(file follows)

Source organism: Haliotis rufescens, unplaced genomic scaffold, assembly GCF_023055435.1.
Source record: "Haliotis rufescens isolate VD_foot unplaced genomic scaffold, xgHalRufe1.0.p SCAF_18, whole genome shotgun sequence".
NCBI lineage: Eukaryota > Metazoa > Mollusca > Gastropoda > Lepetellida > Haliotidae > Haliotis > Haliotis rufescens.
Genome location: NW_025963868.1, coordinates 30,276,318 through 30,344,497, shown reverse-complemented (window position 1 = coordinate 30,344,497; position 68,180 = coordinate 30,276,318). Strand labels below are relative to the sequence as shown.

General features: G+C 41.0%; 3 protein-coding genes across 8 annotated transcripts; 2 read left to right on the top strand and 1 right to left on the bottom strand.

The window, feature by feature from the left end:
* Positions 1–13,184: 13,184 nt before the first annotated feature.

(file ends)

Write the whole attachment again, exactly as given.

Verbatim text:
Source organism: Haliotis rufescens, unplaced genomic scaffold, assembly GCF_023055435.1.
Source record: "Haliotis rufescens isolate VD_foot unplaced genomic scaffold, xgHalRufe1.0.p SCAF_18, whole genome shotgun sequence".
NCBI lineage: Eukaryota > Metazoa > Mollusca > Gastropoda > Lepetellida > Haliotidae > Haliotis > Haliotis rufescens.
Genome location: NW_025963868.1, coordinates 30,276,318 through 30,344,497, shown reverse-complemented (window position 1 = coordinate 30,344,497; position 68,180 = coordinate 30,276,318). Strand labels below are relative to the sequence as shown.

General features: G+C 41.0%; 3 protein-coding genes across 8 annotated transcripts; 2 read left to right on the top strand and 1 right to left on the bottom strand.

The window, feature by feature from the left end:
* Positions 1–13,184: 13,184 nt before the first annotated feature.